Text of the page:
Quest for the humvee-mounted mobile data center for the battlefield edge

By John Keller
Posted by John Keller

SAN DIEGO, 30 Jan. 2013. One of the chief goals of today's military electronic systems development is a full data centers featuring servers with virtualization software capability, fast Ethernet connectivity and reliable wireless networking that is small and rugged enough to fit in the back of a military utility vehicle like a humvee.

That ultimate goal might not seem so far away, however, based on exhibits this week at the AFCEA West 2013 conference and trade show in San Diego.

One of the primary challenges to designing a rugged data center for the edge of the battlefield, however, is size and weight. Today's servers can be big and heavy, and that's often before they're ruggedized sufficiently for military vehicle use.

Still, the rewards of a full data center for the forward edge of the battlefield are many. The military command post of today is data-intensive to say the least. Here warfighters must receive, process, and disseminate terabytes of sensor data, keep track of where friendly and hostile forces are, interface with rear-echelon commanders, and even manage unmanned vehicle missions.

To do that takes mountains of computing power, and sometimes more than can be brought safely and efficiently to the edge of the battlefield. Without this capability, forward-deployed warfighters have to rely on command posts in the rear by often-unreliable and delay-prone military communications links.

Yet military rugged server manufacturers like Dell Inc., in Round Rock, Texas; Crystal Group Inc. in Hiawatha, Iowa; and Themis Computer in Fremont, Calif., are rising to the task of tomorrow's rugged data center on the edge.

Themis, for example, is showing the Intel-based RES-Mini rugged server for mission-critical military, industrial, and commercial applications in rugged conditions, as well as the RES-HDS 2U server, which ultimately may lend themselves to the data center in a humvee.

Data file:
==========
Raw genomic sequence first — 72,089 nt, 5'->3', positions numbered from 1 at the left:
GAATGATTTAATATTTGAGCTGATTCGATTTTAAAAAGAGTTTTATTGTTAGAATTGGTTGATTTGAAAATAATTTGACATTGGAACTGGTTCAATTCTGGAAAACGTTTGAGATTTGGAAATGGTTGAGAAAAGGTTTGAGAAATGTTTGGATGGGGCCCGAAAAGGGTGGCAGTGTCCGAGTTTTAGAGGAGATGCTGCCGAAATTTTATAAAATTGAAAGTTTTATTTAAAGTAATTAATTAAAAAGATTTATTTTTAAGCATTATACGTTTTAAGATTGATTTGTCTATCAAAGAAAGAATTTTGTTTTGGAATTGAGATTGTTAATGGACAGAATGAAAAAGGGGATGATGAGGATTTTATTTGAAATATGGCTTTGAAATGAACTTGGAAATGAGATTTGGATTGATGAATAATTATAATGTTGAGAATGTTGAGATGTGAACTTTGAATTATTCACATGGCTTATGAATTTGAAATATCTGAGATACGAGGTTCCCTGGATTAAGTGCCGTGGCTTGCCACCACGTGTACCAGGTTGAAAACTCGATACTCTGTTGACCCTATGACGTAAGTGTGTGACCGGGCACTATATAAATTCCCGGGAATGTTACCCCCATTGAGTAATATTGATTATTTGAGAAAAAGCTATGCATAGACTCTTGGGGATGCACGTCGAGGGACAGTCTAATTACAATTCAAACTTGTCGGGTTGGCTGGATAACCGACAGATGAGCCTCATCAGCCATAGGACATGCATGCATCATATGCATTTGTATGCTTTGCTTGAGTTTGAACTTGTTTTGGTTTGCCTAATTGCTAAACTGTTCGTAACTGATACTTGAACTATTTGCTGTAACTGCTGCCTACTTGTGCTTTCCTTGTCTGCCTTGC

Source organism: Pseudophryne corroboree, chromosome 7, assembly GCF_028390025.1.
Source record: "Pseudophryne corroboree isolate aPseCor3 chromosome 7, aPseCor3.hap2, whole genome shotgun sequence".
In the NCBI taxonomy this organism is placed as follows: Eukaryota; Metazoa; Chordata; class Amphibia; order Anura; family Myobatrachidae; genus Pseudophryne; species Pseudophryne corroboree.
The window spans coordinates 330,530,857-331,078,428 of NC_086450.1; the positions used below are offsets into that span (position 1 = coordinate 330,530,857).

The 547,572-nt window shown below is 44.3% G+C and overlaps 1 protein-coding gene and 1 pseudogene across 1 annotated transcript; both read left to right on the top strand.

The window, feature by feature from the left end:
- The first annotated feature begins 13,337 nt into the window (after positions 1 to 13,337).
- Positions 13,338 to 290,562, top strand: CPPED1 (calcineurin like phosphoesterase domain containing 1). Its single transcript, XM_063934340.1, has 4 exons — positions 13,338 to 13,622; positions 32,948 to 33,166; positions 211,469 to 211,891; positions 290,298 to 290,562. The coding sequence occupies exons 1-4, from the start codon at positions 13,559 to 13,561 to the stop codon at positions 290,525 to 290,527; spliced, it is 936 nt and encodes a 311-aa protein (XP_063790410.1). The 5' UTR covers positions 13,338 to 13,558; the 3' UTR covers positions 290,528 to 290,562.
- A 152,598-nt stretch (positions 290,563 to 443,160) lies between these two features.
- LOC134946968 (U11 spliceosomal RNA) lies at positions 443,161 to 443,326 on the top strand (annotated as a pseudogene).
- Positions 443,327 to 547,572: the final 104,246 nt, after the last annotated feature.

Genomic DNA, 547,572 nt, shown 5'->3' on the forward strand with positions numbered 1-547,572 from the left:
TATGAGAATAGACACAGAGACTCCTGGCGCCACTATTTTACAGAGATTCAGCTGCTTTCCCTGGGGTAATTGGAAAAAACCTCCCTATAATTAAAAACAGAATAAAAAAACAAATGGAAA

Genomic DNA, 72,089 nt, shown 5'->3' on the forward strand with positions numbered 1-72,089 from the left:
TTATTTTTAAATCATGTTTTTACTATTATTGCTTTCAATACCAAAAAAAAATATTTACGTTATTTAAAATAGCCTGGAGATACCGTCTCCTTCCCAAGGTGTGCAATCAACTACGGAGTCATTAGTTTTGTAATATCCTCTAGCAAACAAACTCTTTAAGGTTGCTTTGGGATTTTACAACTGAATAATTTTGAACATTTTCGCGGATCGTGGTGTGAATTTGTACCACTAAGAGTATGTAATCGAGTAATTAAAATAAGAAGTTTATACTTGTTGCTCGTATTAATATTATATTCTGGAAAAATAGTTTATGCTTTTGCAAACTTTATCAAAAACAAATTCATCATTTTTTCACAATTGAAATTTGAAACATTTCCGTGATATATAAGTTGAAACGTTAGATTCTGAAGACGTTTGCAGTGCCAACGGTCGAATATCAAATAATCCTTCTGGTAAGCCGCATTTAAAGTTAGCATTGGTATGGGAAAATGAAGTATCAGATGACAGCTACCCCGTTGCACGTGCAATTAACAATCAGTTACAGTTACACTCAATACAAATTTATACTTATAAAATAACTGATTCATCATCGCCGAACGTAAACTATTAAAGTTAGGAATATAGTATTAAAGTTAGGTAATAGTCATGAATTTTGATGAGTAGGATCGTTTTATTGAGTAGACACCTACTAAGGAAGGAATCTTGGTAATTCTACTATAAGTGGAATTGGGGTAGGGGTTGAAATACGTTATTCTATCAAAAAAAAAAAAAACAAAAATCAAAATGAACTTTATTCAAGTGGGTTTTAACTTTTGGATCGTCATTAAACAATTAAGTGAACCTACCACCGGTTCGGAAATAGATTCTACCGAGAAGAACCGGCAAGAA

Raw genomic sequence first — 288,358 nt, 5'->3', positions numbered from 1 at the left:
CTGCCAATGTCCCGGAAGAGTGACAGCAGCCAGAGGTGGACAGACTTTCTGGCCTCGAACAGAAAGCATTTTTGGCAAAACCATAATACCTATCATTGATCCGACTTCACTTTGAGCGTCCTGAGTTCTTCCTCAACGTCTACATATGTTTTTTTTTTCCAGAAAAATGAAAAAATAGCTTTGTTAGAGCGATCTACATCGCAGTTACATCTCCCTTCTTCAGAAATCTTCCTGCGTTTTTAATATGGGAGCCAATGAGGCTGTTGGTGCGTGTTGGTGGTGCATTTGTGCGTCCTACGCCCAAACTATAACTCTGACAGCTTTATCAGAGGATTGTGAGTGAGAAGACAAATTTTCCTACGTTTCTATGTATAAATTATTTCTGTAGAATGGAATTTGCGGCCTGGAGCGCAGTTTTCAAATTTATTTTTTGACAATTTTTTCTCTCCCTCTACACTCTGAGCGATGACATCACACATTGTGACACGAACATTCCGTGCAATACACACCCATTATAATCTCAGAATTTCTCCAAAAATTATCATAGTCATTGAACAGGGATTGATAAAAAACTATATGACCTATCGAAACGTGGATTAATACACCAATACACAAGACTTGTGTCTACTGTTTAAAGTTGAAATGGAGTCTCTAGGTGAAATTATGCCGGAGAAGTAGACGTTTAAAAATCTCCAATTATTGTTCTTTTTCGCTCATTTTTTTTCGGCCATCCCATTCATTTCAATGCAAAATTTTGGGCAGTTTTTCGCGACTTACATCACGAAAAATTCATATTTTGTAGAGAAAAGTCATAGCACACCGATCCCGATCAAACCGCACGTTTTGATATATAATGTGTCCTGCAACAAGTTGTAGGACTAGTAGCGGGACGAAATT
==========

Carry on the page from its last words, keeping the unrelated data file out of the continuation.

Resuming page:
These servers feature military-grade shock resistance and thermal cooling, and can fit in spaces smaller than a standard rack. The computers, furthermore are half the size of their nearest competitors, says Michael Schneider, vice president of federal and business development at Themis.

The size and weight of these rugged servers is attractive for military designers who are right up against their size and weight budgets, Schneider says.

Among the enabling technologies of these small rugged servers are the latest generations of the Intel Core i7 microprocessors, which offers several computing cores on each chip. This capability can offer big data analysis on the edge of the battlefield.

The incredible shrinking rugged server will not end with the current generation. Themis is working on redesigning the RES-Mini and HDS servers to fit in a small-form-factor Nano ATR Cub -- a rugged server that will measure less than 200 cubic inches with ruggedization and cooling built in.

This kind of development in the future not only could yield full data centers in humvees on the forward edge of battle, but perhaps also full data centers in armored combat vehicles like main battle tanks and armored personnel carriers.

Then we'll be talking about the IT guy who's earning combat pay.

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The Mil & Aero Bloggers

John Keller is editor-in-chief of Military & Aerospace Electronics magazine, which provides extensive coverage and analysis of enabling electronic and optoelectronic technologies in military, space, and commercial aviation applications. A member of the Military & Aerospace Electronics staff since the magazine's founding in 1989, Mr. Keller took over as chief editor in 1995.

Ernesto Burden is the publisher of PennWell’s Aerospace & Defense Media Group, including Military & Aerospace Electronics, Avionics Intelligence and Avionics Europe.  He’s a father of four, a runner, and an avid digital media enthusiast with a deep background in the intersection of media publishing, digital technology, and social media. He can be reached at and on Twitter @aero_ernesto.

Courtney E. Howard, as executive editor, enjoys writing about all things electronics and avionics in PennWell’s burgeoning Aerospace and Defense Group, which encompasses Military & Aerospace Electronics, Avionics Intelligence, the Avionics Europe conference, and much more. She’s also a self-proclaimed social-media maven, mil-aero nerd, and avid avionics geek. Connect with Courtney at, @coho on Twitter, and on LinkedIn.

Mil & Aero Magazine

July 2015
Volume 26, Issue 7

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